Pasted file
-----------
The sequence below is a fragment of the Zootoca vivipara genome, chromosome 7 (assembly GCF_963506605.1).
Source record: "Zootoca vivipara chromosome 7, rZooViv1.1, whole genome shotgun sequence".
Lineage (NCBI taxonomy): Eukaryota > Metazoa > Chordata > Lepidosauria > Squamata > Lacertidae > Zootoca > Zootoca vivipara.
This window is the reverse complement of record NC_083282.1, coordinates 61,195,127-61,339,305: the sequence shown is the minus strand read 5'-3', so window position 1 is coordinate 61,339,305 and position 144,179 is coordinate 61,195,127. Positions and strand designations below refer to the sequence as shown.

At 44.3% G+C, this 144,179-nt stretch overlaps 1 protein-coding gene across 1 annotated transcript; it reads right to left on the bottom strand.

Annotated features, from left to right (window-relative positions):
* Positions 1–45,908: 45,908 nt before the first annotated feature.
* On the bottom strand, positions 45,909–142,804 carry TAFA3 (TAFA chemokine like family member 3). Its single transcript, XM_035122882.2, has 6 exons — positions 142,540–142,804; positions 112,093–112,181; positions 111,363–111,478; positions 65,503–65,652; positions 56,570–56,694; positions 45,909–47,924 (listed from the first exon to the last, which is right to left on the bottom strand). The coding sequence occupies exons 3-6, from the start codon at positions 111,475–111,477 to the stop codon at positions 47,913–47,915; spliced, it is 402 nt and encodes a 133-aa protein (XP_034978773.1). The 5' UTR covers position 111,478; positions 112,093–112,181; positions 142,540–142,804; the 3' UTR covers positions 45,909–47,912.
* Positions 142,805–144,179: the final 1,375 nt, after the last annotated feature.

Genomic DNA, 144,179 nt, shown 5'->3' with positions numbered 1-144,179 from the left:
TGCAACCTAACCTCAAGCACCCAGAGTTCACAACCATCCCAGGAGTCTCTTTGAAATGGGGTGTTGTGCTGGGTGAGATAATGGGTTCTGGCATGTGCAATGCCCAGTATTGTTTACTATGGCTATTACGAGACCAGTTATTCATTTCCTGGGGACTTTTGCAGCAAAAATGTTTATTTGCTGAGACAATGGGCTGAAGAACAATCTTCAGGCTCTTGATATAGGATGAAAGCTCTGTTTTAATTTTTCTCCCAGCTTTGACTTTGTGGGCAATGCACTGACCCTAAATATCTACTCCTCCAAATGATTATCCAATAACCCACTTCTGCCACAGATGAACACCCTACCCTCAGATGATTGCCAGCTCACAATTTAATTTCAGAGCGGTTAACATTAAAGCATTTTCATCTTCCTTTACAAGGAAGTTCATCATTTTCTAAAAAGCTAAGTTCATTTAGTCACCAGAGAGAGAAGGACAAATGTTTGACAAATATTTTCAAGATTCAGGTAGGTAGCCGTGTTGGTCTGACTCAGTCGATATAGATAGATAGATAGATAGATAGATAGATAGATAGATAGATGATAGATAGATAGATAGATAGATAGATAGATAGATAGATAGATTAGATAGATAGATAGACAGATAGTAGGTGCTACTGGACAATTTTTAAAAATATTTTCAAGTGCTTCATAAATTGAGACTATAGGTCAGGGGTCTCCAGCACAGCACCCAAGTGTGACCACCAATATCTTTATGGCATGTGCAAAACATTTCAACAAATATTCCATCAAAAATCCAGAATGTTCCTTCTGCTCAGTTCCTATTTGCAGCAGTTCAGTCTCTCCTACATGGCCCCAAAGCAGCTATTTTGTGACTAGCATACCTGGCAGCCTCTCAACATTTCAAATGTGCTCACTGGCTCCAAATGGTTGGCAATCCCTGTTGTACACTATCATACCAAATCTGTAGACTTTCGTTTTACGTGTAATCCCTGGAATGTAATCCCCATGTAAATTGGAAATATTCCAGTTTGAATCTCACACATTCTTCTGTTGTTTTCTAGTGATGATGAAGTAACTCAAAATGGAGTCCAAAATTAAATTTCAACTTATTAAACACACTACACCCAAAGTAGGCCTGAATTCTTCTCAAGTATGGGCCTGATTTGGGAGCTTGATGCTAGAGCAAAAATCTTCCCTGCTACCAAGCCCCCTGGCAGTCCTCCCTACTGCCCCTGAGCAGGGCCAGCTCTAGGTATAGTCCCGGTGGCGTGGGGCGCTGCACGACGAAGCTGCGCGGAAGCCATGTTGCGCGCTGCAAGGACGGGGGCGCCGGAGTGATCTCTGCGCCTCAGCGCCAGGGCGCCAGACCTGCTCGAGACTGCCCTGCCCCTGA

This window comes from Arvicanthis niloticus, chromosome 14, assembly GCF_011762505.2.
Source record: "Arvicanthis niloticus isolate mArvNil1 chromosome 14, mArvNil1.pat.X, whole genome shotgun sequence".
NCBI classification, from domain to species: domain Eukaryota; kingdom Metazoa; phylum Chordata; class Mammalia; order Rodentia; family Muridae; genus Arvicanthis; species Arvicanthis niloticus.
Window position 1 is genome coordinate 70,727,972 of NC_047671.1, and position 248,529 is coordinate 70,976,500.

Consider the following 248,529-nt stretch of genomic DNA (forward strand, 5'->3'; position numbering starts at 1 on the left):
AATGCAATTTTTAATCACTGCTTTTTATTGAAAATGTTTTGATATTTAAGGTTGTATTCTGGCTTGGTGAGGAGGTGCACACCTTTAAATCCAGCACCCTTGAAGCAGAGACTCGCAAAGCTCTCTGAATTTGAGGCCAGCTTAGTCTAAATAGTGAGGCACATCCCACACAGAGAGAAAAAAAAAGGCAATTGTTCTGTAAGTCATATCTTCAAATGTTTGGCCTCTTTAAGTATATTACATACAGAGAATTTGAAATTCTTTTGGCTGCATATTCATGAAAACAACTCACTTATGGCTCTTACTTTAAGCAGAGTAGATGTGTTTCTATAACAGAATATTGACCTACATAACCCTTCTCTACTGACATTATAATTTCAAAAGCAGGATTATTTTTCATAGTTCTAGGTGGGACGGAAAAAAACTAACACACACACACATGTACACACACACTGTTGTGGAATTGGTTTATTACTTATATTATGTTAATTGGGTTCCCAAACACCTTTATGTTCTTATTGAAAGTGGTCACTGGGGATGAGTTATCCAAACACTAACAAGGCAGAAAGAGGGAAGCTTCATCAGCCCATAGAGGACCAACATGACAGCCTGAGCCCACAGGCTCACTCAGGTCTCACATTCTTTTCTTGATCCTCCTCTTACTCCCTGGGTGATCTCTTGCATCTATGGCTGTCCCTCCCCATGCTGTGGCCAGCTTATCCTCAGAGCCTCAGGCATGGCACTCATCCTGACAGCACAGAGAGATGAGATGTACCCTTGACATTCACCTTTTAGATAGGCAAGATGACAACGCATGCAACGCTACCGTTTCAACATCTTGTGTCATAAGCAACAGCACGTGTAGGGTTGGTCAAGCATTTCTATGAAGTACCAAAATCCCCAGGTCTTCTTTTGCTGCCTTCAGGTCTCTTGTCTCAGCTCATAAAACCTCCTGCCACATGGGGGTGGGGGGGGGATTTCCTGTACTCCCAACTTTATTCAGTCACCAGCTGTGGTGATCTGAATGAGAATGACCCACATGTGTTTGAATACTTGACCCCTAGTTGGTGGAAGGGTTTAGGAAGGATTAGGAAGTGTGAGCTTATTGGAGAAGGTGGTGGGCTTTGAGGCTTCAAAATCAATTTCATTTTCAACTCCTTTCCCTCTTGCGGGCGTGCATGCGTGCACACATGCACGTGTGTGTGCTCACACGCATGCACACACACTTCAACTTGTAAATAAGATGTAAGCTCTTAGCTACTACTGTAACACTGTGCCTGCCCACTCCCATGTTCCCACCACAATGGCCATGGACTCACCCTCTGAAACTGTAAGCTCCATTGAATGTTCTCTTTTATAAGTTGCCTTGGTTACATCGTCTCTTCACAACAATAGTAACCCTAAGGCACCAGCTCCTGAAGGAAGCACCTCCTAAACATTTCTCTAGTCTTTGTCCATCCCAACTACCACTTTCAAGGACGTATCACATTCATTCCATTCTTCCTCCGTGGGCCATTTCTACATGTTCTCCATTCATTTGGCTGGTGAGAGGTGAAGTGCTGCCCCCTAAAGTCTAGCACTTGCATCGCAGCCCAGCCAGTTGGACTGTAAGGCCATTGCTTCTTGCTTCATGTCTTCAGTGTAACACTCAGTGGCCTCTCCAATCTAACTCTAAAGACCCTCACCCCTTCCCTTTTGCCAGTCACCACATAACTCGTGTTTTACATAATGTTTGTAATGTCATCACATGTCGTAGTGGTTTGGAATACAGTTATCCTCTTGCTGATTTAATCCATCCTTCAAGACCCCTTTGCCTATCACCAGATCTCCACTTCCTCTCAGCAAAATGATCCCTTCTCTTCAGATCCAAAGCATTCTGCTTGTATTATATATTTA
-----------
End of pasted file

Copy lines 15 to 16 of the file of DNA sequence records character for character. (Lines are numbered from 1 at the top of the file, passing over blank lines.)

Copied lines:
Window position 1 is genome coordinate 70,727,972 of NC_047671.1, and position 248,529 is coordinate 70,976,500.

Consider the following 248,529-nt stretch of genomic DNA (forward strand, 5'->3'; position numbering starts at 1 on the left):